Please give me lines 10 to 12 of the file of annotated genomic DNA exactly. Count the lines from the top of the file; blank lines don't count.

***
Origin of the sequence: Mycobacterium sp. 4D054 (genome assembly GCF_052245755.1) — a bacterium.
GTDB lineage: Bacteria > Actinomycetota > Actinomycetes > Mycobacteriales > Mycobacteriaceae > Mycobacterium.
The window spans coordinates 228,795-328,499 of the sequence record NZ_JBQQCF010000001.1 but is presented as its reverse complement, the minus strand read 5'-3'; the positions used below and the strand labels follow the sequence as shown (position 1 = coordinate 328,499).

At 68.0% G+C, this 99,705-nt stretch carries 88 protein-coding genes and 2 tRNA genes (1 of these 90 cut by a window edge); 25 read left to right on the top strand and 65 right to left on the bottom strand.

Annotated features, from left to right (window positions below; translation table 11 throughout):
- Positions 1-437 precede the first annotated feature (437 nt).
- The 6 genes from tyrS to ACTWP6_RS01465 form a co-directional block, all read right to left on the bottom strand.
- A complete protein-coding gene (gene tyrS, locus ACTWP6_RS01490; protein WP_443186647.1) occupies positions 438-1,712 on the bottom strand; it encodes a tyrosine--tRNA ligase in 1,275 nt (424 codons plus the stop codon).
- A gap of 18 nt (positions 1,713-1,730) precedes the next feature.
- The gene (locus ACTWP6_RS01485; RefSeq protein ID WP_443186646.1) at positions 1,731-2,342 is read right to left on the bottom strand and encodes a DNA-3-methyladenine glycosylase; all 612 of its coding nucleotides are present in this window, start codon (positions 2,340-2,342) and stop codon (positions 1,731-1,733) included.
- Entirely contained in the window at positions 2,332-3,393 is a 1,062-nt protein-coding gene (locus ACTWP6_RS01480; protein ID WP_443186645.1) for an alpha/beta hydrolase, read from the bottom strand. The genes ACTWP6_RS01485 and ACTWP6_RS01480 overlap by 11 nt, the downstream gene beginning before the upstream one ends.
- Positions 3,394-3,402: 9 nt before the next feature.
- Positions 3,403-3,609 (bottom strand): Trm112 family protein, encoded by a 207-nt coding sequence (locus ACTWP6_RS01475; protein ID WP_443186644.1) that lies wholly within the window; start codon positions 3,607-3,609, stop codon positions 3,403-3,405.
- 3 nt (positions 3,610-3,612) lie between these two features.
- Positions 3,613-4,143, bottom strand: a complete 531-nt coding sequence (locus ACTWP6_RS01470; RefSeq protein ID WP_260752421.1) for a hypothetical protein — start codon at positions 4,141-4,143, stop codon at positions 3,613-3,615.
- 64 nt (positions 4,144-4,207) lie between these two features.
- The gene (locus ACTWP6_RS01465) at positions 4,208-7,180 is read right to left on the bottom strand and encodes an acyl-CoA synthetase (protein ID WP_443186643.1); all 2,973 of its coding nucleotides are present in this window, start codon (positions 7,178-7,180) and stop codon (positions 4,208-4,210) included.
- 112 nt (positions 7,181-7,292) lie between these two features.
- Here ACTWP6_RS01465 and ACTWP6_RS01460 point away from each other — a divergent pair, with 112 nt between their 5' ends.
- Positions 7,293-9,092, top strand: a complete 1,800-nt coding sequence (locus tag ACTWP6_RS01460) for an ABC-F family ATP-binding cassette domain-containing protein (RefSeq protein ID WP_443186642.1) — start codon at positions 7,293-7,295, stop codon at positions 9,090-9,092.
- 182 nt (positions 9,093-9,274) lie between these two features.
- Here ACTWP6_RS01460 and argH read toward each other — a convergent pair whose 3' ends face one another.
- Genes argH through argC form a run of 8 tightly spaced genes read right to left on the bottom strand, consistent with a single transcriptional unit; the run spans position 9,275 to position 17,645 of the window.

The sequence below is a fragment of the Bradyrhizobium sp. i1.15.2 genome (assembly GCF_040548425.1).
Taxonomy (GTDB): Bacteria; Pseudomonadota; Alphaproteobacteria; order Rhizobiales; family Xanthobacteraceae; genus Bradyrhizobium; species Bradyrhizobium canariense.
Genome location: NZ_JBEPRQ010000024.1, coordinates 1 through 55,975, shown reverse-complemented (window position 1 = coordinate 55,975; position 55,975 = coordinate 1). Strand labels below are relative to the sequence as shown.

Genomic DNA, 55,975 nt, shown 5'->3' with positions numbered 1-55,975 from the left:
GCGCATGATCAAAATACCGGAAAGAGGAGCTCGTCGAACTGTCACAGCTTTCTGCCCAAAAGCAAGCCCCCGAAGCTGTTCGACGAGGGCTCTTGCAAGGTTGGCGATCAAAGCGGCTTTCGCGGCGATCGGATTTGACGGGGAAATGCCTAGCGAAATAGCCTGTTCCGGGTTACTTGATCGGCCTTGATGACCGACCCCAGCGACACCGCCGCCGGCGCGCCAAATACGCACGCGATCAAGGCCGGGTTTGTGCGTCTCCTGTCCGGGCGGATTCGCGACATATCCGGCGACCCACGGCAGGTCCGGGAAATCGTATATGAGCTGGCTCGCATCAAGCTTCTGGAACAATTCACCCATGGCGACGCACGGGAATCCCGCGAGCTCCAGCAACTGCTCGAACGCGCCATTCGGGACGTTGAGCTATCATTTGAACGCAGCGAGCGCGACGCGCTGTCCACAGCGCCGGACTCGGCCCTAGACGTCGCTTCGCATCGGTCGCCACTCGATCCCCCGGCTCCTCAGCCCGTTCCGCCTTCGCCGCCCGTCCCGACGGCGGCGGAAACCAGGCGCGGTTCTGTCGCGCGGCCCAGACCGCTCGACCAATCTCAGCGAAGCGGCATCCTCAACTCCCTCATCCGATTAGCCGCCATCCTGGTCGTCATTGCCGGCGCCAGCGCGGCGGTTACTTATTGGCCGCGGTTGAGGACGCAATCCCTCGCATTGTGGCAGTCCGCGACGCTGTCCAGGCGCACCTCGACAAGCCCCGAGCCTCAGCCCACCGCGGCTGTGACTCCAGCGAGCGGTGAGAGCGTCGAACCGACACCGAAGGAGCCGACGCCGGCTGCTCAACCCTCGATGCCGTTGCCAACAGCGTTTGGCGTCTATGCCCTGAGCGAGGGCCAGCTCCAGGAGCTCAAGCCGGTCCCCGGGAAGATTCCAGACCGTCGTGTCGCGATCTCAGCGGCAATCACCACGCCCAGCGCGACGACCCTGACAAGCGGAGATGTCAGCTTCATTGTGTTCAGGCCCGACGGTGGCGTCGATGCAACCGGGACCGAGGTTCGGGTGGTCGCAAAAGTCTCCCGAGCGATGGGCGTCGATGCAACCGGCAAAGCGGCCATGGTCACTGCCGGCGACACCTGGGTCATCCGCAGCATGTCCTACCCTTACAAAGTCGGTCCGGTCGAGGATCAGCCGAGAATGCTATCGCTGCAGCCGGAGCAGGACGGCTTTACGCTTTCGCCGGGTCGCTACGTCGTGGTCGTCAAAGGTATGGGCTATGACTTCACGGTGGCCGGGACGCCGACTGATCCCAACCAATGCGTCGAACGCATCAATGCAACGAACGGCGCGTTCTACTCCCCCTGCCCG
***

- The gene (locus ACTWP6_RS01485; RefSeq protein ID WP_443186646.1) at positions 1,731-2,342 is read right to left on the bottom strand and encodes a DNA-3-methyladenine glycosylase; all 612 of its coding nucleotides are present in this window, start codon (positions 2,340-2,342) and stop codon (positions 1,731-1,733) included.
- Entirely contained in the window at positions 2,332-3,393 is a 1,062-nt protein-coding gene (locus ACTWP6_RS01480; protein ID WP_443186645.1) for an alpha/beta hydrolase, read from the bottom strand. The genes ACTWP6_RS01485 and ACTWP6_RS01480 overlap by 11 nt, the downstream gene beginning before the upstream one ends.
- Positions 3,394-3,402: 9 nt before the next feature.